Enron's Corporate Culture: Doomed for Failure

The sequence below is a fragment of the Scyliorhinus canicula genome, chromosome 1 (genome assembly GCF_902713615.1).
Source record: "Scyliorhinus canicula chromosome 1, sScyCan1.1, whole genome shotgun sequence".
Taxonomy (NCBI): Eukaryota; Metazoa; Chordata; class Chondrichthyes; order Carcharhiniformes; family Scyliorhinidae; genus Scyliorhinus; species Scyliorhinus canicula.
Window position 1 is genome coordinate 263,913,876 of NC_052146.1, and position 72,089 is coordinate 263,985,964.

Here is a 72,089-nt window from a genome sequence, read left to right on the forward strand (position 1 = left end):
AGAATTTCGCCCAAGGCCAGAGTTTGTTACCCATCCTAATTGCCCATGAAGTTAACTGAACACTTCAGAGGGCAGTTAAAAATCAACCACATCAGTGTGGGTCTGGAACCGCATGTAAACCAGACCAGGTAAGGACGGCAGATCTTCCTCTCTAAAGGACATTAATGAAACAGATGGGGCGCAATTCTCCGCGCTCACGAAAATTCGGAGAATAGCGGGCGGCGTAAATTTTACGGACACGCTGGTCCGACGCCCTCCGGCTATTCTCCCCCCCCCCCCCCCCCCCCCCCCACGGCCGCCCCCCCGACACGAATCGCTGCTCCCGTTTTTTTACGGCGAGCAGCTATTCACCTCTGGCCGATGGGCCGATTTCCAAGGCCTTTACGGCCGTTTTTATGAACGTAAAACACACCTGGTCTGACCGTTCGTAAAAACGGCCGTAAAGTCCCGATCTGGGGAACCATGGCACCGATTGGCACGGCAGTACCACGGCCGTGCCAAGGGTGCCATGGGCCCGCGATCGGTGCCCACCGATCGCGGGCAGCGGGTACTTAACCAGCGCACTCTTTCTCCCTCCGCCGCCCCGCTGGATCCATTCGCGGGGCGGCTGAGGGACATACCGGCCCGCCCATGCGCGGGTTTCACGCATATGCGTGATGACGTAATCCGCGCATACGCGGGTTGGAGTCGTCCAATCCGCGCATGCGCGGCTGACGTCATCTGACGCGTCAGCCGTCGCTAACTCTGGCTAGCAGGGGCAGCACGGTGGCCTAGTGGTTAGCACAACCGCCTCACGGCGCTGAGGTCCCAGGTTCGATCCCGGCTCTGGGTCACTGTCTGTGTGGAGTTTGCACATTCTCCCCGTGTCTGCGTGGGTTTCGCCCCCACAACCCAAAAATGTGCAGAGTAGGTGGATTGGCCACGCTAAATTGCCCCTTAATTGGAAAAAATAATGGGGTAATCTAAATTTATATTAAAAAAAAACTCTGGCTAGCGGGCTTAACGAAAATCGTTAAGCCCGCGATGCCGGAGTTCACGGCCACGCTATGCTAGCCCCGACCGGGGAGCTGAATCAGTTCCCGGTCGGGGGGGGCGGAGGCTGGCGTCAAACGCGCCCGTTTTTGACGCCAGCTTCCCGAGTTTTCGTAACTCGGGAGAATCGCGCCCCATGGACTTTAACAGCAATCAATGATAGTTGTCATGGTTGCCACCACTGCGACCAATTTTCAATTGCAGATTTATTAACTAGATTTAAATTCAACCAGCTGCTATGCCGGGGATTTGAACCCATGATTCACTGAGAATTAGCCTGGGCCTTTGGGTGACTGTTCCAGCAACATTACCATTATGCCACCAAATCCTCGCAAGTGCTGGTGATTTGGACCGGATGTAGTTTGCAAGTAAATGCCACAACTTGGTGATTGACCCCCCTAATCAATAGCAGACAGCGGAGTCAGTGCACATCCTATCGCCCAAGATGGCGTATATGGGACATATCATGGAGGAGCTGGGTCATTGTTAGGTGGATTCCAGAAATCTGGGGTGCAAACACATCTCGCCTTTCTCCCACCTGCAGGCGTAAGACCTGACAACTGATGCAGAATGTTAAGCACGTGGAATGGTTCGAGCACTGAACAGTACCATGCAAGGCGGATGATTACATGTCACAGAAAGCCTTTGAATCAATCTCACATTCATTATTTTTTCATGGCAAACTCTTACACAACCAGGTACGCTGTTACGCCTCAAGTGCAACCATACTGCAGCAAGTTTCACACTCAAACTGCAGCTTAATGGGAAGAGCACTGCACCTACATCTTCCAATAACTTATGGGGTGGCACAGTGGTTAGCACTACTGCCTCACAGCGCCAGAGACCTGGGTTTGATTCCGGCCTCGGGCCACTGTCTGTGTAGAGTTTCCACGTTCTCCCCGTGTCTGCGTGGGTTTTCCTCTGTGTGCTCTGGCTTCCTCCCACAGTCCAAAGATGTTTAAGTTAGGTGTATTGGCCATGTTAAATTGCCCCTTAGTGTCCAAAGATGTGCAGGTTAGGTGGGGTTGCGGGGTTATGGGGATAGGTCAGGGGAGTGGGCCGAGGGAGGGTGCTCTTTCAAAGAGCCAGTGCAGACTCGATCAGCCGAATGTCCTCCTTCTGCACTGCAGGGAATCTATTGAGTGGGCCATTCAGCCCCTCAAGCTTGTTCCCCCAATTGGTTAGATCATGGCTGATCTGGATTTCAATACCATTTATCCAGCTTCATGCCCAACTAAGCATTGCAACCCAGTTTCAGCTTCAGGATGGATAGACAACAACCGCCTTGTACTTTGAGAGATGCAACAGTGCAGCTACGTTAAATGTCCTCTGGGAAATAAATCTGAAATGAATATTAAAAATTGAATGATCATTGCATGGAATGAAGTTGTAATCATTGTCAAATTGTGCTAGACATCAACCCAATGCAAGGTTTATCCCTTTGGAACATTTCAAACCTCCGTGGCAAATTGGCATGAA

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Organizational culture can be defined as the system of attitudes, beliefs and values that are collectively expressed in support of organizational structure. Organizational culture is a pattern of shared basic assumptions that dictate the behavior of individuals within an organization. Culture determines which practices are appropriate and which are not, effectively developing standards, guidelines, and expectations for individuals within an organization. Although they work hand in hand, there is a definite distinction in the beliefs and the values that make up organizational culture. The beliefs of an organization are assumptions of the way things are, while values are an assumption about the way things should be. By that definition, beliefs constitute the day-to-day actions of a company (how things are run and why they are run that way), while values project those beliefs on future considerations (what is important to the organization and how those things should be maintained). Status distinctions, ideologies, language, symbols, rituals and myths are all byproducts of the development of organizational culture. All of these things can then be effectively used as agents to reinforce culture within the framework of that organization. Pettigrew describes culture as “the source of a family of concepts” in which the offspring of the concept of culture are symbol, language, ideology, ritual, and myth. In examining these agents of cultural reinforcement, it becomes possible that all of the “offspring” are symbols in their own right, representing the beliefs and values of the company in their own form of expression. For example, the language or vocabulary that is created exclusively within the context of inter-organizational relationships is symbolic because it represents the values of the organization. Rituals, or prescribed activities that reinforce the culture of an organization are a form of symbolism as well, representing the individual commitment to culture within an organization. Symbols are “objects, acts, relationships that stand ambiguously for a multiplicity of meanings, evoke emotion, and impel men to action.” Symbols by this definition are integral to the effectiveness of culture within an organization. The process of developing symbols is intrinsically cohesive and creates solidarity within an organization. Once developed, it is important to note that symbols (including language, rituals, myths, etc.) are able to motivate individuals into action. Once individuals internalize culture, or synergize the organization’s values and beliefs with their own personal values and beliefs, the power of culture to impel action is born. This can be a powerful tool of an organization to increase an individual’s motivation and to increase efficiency in the workplace. Organizational culture is typically constructed with a variety of influences, both external and internal to the organization. External factors that affect organizational culture include historical events, national culture, and the type of work that an organization specializes in. As organizations are functional parts of society as a whole, organizational cultures are generally reluctant to break social norms dictated by the course of history or national culture. National culture and norms developed by history reflect societal values and typically give a foundation of norms in which organizations are to abide by. The type of work an organization specializes in is also important in developing culture. The type of work dictates the most basic distinctions in organizational culture (i.e. the culture of a resort hotel is very different from the culture of a maximum security prison) and also can have more complicated implications (i.e. the oil industry may be more competitive than the office supply industry, therefore cultures of organizations in these industries may differ). Culture in specific organizations, while affected by external factors, is often...
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